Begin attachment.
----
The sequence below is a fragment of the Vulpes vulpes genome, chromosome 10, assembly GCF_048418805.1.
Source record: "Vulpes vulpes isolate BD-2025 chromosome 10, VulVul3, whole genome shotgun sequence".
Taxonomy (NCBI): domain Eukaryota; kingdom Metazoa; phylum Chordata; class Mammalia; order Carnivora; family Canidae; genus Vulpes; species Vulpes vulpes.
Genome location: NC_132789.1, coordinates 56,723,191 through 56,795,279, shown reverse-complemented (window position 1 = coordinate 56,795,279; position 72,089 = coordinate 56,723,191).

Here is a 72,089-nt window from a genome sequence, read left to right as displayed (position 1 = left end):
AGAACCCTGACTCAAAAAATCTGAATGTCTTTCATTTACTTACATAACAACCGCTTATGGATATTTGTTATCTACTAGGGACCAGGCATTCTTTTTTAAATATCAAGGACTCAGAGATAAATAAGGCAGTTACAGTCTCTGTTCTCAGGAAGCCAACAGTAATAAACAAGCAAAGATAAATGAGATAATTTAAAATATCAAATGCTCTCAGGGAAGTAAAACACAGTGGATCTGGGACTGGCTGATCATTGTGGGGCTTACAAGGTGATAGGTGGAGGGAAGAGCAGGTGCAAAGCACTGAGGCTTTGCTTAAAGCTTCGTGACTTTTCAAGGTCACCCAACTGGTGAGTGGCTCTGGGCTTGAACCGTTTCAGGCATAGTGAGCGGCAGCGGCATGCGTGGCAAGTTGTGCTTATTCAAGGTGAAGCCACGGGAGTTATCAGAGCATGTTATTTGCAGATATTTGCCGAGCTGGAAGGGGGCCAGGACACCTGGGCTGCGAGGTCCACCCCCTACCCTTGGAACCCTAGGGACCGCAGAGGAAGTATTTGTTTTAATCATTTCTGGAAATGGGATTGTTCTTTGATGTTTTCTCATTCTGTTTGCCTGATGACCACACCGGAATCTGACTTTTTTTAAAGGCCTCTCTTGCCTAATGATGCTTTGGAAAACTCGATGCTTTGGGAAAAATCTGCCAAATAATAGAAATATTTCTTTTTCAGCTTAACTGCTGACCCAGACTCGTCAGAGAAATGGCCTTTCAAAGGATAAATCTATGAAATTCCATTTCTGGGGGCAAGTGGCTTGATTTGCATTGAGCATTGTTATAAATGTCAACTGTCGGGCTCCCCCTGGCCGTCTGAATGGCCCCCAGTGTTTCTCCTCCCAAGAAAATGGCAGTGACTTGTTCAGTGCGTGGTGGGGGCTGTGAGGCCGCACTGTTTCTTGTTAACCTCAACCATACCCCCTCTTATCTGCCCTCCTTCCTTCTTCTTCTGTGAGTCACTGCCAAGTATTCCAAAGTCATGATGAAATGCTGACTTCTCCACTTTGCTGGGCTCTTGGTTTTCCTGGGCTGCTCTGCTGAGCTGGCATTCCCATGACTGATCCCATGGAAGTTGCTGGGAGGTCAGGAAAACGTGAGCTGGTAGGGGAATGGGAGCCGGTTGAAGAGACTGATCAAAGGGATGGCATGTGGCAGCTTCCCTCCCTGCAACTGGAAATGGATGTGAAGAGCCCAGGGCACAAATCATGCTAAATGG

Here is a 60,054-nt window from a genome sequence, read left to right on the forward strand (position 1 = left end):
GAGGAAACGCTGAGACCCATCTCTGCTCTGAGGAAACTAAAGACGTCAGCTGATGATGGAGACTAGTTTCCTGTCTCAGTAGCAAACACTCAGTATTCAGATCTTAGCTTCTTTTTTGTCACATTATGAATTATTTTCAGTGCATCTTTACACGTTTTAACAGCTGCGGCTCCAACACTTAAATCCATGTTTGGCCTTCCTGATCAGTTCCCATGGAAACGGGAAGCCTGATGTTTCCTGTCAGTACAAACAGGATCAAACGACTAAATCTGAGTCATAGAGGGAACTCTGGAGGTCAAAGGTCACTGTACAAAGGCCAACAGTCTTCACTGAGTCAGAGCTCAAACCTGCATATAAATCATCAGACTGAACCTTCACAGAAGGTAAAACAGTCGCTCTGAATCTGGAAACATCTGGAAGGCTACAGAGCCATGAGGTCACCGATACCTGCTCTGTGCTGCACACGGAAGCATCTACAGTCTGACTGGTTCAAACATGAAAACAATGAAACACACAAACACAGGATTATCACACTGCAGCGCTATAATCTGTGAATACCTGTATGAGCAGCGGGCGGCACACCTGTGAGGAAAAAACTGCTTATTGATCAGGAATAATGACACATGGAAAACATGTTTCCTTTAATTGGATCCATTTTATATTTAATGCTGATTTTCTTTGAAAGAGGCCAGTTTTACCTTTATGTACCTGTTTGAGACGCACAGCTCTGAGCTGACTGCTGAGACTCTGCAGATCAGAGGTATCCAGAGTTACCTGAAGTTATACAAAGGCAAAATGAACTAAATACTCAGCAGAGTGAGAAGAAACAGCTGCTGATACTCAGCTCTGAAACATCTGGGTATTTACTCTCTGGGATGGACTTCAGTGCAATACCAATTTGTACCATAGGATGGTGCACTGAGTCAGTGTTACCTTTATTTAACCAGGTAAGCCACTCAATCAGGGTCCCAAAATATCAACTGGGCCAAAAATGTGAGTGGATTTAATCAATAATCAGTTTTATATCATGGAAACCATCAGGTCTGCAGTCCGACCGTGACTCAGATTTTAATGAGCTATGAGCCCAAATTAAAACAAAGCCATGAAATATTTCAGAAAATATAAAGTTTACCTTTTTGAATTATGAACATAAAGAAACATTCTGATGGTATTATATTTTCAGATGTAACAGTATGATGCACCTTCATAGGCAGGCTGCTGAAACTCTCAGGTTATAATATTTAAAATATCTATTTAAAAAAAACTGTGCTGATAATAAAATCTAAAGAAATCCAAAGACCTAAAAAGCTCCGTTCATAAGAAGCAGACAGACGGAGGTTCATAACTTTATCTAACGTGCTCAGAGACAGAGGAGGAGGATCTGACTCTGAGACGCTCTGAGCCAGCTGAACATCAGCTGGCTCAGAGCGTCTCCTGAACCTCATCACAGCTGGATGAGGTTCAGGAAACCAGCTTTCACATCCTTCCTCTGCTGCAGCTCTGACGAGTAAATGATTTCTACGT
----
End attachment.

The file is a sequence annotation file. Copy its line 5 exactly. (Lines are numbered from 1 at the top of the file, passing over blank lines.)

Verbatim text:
Here is a 72,089-nt window from a genome sequence, read left to right as displayed (position 1 = left end):